Dharmender is 11 years old and comes from a very poor family who live in a rural village outside Varanasi. When he joined our centre last year, he was barely able to sit up without support – let alone walk – and spent all his time sitting or lying inside his house. Thanks to the daily physiotherapy he receives at the centre, he has learnt how to walk independently with a rollator, and can even take a number of steps completely unassisted.

In spite of his new found mobility, outreach staff from the centre noticed that Dharmender was still struggling to move around his house or go to the toilet independently because the ground inside and outside the house was made of mud and very bumpy, while the family’s only toilet was the shared toilet in the field outside their house. To solve this issue, we concreted the floor of the house, added a ramp and railing outside, and built a toilet inside. This means that Dharmender can now move around and perform all of his daily living activities independently. He clearly loves being able to move by himself – and soon he will even be able to walk to the bus stop on his own!

Aakash’s story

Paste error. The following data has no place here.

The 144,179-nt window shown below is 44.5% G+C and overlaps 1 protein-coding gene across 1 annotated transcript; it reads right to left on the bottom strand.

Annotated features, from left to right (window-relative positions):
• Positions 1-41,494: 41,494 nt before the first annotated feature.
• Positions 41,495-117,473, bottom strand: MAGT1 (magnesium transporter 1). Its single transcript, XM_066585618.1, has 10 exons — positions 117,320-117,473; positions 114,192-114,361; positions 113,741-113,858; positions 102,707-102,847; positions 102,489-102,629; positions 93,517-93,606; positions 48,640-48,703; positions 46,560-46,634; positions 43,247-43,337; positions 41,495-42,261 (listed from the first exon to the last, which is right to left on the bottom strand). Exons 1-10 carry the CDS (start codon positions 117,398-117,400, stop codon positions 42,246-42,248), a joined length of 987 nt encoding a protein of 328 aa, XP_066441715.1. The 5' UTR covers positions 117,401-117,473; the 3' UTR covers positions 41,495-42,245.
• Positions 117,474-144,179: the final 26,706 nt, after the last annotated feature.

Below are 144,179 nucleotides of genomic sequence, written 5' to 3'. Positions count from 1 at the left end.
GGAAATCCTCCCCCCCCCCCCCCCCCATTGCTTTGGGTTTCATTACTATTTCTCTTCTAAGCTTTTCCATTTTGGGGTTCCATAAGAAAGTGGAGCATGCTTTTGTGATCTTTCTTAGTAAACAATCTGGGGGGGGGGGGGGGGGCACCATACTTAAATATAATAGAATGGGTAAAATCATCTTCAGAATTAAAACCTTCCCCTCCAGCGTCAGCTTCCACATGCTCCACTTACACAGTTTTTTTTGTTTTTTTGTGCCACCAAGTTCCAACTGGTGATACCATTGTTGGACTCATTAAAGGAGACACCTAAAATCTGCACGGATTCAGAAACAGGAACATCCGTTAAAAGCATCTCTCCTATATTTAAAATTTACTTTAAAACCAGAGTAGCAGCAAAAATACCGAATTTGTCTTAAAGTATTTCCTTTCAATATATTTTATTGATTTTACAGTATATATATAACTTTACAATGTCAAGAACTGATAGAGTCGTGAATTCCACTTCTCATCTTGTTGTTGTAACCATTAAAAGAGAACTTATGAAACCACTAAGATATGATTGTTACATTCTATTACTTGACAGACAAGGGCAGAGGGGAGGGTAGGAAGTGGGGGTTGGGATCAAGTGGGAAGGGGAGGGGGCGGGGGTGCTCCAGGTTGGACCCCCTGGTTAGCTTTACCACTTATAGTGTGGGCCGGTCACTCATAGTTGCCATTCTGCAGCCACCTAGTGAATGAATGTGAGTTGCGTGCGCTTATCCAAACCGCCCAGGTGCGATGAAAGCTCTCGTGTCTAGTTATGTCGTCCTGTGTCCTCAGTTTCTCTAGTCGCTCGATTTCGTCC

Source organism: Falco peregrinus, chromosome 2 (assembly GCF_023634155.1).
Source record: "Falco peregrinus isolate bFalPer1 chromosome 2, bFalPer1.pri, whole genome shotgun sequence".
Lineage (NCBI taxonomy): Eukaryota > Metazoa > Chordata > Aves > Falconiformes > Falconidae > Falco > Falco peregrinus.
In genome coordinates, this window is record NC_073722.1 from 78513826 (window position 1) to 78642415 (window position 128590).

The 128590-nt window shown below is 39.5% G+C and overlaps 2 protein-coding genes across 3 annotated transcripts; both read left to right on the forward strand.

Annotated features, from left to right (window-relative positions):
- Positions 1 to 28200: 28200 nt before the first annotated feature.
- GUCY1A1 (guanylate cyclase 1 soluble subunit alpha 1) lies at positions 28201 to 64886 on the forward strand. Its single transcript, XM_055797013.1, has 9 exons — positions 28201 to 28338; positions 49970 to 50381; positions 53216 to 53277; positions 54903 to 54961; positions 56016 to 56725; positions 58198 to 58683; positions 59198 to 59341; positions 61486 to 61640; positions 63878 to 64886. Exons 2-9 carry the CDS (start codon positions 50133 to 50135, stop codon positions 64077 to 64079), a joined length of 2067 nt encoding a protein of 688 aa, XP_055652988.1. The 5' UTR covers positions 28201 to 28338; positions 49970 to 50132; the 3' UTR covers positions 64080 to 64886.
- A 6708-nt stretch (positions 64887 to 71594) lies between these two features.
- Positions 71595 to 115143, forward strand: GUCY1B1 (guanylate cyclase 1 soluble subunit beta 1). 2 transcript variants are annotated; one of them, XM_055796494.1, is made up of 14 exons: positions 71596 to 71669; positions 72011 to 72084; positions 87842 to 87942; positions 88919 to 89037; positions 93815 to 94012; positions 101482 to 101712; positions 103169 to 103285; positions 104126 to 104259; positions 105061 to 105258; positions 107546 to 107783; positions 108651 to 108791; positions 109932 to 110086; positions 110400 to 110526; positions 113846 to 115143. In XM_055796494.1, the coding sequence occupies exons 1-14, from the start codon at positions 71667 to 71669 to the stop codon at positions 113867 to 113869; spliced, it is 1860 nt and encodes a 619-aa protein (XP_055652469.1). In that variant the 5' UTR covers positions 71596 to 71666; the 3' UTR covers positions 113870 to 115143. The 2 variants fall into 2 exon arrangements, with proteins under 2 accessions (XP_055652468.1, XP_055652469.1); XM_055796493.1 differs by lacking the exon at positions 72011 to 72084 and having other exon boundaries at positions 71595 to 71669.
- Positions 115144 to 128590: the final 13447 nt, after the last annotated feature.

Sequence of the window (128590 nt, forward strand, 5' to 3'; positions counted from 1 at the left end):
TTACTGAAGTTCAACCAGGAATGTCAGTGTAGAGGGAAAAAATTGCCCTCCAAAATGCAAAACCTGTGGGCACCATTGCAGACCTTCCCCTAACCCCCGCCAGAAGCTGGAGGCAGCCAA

Aakash is 8 years old and is a sweet, intelligent boy with an adorable smile. When Aakash’s mother was pregnant with him, she was unwell, but couldn’t afford to go to the doctor. Aakash was born with cerebral palsy, and was never able to walk. Nor did he ever go to school – in spite of his intellectual ability – and spent most of his time inside his house, a one room hut in a village outside Varanasi. When we first met Aakash, we gave him a wheelchair and enrolled him at our centre, ensuring that he received regular therapy and education. We also sent our community outreach team to travel to his house and modify it by adding a ramp, railing and concrete throughout. These changes made a huge difference to Aakash’s life. Now that his house no longer has steps or an uneven, muddy floor, he can move around it in his wheelchair, and will no longer have to sit in the mud during monsoon season. What’s more, thanks to the physiotherapy he receives at the centre daily, he is learning to walk, and the therapists at the centre are confident that he will soon be able to do so independently. He practices his walking outside his house holding on to the newly installed railing – with a look of much concentration and a big smile on his face! Perhaps most exciting of all is that, after years of being unable to go to school, Aakash is now able to get an education. He has learned to read and write (both in Hindi and English), knows his times tables, and loves to paint. He is incredibly studious and determined, and enjoys helping other students with their work. Now that he’s been able to catch up on all the years that he’s missed, he is attending a mainstream school every day – and receiving the education that he, and every other child, no matter their circumstances, deserves.